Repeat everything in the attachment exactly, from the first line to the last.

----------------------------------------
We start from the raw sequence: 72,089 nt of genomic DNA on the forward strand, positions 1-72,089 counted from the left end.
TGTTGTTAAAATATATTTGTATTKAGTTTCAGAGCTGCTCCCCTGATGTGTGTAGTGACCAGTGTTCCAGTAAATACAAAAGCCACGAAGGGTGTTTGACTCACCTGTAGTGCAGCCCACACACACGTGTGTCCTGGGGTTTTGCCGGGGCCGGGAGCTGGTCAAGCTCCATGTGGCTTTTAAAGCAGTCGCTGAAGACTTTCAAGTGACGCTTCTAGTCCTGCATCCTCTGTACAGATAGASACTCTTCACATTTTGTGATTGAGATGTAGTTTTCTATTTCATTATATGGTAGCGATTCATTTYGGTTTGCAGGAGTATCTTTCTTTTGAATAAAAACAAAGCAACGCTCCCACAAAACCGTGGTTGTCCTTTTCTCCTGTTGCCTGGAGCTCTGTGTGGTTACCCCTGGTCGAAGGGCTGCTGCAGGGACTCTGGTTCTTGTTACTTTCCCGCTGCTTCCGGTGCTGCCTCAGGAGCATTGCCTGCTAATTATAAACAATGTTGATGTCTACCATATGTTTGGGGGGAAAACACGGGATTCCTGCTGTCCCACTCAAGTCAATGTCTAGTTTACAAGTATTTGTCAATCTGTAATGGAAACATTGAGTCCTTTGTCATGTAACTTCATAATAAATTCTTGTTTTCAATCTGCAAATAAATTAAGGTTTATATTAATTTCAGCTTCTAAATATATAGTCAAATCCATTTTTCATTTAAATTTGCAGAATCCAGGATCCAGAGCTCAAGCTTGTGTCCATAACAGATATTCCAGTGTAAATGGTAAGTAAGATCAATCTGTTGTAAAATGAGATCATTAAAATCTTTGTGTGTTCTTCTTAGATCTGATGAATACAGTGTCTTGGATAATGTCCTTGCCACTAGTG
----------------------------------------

We start from the raw sequence: 72,089 nt of genomic DNA on the forward strand, positions 1-72,089 counted from the left end.
TGTTGTTAAAATATATTTGTATTKAGTTTCAGAGCTGCTCCCCTGATGTGTGTAGTGACCAGTGTTCCAGTAAATACAAAAGCCACGAAGGGTGTTTGACTCACCTGTAGTGCAGCCCACACACACGTGTGTCCTGGGGTTTTGCCGGGGCCGGGAGCTGGTCAAGCTCCATGTGGCTTTTAAAGCAGTCGCTGAAGACTTTCAAGTGACGCTTCTAGTCCTGCATCCTCTGTACAGATAGASACTCTTCACATTTTGTGATTGAGATGTAGTTTTCTATTTCATTATATGGTAGCGATTCATTTYGGTTTGCAGGAGTATCTTTCTTTTGAATAAAAACAAAGCAACGCTCCCACAAAACCGTGGTTGTCCTTTTCTCCTGTTGCCTGGAGCTCTGTGTGGTTACCCCTGGTCGAAGGGCTGCTGCAGGGACTCTGGTTCTTGTTACTTTCCCGCTGCTTCCGGTGCTGCCTCAGGAGCATTGCCTGCTAATTATAAACAATGTTGATGTCTACCATATGTTTGGGGGGAAAACACGGGATTCCTGCTGTCCCACTCAAGTCAATGTCTAGTTTACAAGTATTTGTCAATCTGTAATGGAAACATTGAGTCCTTTGTCATGTAACTTCATAATAAATTCTTGTTTTCAATCTGCAAATAAATTAAGGTTTATATTAATTTCAGCTTCTAAATATATAGTCAAATCCATTTTTCATTTAAATTTGCAGAATCCAGGATCCAGAGCTCAAGCTTGTGTCCATAACAGATATTCCAGTGTAAATGGTAAGTAAGATCAATCTGTTGTAAAATGAGATCATTAAAATCTTTGTGTGTTCTTCTTAGATCTGATGAATACAGTGTCTTGGATAATGTCCTTGCCACTAGTG